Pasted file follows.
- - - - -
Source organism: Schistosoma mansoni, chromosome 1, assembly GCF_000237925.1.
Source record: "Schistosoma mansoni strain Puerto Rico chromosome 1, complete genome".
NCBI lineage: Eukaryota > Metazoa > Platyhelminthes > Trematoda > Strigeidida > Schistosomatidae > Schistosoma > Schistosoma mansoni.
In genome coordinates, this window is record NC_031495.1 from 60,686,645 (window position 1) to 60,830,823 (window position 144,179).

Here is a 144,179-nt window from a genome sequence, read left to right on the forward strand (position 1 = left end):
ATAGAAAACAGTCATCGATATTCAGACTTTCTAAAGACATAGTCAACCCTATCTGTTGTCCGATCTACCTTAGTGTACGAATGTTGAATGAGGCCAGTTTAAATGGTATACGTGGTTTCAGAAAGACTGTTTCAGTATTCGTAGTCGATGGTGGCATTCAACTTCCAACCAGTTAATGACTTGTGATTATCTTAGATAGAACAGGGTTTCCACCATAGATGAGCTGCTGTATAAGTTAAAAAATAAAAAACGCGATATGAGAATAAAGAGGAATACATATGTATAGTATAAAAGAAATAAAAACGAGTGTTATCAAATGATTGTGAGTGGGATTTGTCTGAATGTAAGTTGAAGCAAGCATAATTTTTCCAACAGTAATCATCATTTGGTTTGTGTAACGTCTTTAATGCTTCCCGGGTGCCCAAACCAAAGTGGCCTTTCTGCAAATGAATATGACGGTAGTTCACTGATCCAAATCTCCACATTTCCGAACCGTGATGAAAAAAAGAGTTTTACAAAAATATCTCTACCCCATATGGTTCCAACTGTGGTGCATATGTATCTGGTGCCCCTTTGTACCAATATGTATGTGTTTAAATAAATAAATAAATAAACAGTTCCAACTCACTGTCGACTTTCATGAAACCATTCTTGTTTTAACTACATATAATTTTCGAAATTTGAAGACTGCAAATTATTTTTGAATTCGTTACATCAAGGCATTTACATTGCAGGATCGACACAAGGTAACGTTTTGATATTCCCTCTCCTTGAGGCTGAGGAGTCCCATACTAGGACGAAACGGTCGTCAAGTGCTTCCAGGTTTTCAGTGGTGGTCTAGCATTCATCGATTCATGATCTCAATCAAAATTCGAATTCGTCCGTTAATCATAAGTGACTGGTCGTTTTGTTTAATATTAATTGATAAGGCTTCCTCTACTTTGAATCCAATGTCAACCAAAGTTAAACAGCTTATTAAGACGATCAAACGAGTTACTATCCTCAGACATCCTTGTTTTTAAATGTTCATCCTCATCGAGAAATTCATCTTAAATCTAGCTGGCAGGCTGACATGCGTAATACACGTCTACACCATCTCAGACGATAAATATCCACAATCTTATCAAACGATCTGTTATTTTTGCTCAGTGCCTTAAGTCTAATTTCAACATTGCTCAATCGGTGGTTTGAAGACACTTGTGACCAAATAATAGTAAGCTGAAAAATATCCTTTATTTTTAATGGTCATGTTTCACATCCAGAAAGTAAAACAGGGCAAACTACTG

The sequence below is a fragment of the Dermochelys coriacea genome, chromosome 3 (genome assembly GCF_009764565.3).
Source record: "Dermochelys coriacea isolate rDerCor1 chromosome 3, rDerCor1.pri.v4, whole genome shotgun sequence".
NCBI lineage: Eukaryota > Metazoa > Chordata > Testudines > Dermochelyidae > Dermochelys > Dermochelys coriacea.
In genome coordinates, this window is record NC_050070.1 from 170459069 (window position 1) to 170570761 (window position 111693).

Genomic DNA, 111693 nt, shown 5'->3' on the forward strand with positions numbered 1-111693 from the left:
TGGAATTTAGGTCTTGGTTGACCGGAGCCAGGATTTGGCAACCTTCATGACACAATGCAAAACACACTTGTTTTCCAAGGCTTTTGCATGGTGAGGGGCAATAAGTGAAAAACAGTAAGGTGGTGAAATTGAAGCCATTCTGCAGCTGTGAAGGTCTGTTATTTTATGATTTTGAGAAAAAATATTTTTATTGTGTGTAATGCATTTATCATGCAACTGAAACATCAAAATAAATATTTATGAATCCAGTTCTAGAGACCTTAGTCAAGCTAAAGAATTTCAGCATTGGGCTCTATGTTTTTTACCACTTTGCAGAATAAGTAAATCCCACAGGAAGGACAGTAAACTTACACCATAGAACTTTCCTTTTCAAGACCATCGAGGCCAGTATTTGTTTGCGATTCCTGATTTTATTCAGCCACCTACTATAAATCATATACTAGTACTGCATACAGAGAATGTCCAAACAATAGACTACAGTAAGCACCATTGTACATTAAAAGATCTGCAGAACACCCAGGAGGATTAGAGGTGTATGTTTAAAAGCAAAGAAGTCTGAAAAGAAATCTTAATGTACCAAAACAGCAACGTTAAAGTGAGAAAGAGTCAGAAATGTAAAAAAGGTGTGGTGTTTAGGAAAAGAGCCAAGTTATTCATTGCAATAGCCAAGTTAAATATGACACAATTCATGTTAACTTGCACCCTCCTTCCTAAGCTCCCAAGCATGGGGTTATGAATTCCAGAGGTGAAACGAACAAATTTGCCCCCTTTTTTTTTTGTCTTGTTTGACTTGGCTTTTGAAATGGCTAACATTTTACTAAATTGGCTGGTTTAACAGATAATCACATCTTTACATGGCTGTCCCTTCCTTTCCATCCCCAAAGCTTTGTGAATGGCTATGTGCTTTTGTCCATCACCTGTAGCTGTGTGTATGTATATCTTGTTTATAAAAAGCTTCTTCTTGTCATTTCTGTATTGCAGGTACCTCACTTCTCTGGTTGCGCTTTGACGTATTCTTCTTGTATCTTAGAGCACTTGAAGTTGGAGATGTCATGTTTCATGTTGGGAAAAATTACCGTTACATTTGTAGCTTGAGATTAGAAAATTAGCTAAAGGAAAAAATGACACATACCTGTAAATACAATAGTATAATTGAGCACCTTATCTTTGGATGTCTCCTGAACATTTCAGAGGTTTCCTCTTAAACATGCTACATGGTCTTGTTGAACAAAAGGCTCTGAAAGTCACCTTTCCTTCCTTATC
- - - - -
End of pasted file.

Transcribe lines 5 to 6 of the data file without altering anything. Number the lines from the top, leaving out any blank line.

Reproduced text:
Here is a 144,179-nt window from a genome sequence, read left to right on the forward strand (position 1 = left end):
ATAGAAAACAGTCATCGATATTCAGACTTTCTAAAGACATAGTCAACCCTATCTGTTGTCCGATCTACCTTAGTGTACGAATGTTGAATGAGGCCAGTTTAAATGGTATACGTGGTTTCAGAAAGACTGTTTCAGTATTCGTAGTCGATGGTGGCATTCAACTTCCAACCAGTTAATGACTTGTGATTATCTTAGATAGAACAGGGTTTCCACCATAGATGAGCTGCTGTATAAGTTAAAAAATAAAAAACGCGATATGAGAATAAAGAGGAATACATATGTATAGTATAAAAGAAATAAAAACGAGTGTTATCAAATGATTGTGAGTGGGATTTGTCTGAATGTAAGTTGAAGCAAGCATAATTTTTCCAACAGTAATCATCATTTGGTTTGTGTAACGTCTTTAATGCTTCCCGGGTGCCCAAACCAAAGTGGCCTTTCTGCAAATGAATATGACGGTAGTTCACTGATCCAAATCTCCACATTTCCGAACCGTGATGAAAAAAAGAGTTTTACAAAAATATCTCTACCCCATATGGTTCCAACTGTGGTGCATATGTATCTGGTGCCCCTTTGTACCAATATGTATGTGTTTAAATAAATAAATAAATAAACAGTTCCAACTCACTGTCGACTTTCATGAAACCATTCTTGTTTTAACTACATATAATTTTCGAAATTTGAAGACTGCAAATTATTTTTGAATTCGTTACATCAAGGCATTTACATTGCAGGATCGACACAAGGTAACGTTTTGATATTCCCTCTCCTTGAGGCTGAGGAGTCCCATACTAGGACGAAACGGTCGTCAAGTGCTTCCAGGTTTTCAGTGGTGGTCTAGCATTCATCGATTCATGATCTCAATCAAAATTCGAATTCGTCCGTTAATCATAAGTGACTGGTCGTTTTGTTTAATATTAATTGATAAGGCTTCCTCTACTTTGAATCCAATGTCAACCAAAGTTAAACAGCTTATTAAGACGATCAAACGAGTTACTATCCTCAGACATCCTTGTTTTTAAATGTTCATCCTCATCGAGAAATTCATCTTAAATCTAGCTGGCAGGCTGACATGCGTAATACACGTCTACACCATCTCAGACGATAAATATCCACAATCTTATCAAACGATCTGTTATTTTTGCTCAGTGCCTTAAGTCTAATTTCAACATTGCTCAATCGGTGGTTTGAAGACACTTGTGACCAAATAATAGTAAGCTGAAAAATATCCTTTATTTTTAATGGTCATGTTTCACATCCAGAAAGTAAAACAGGGCAAACTACTG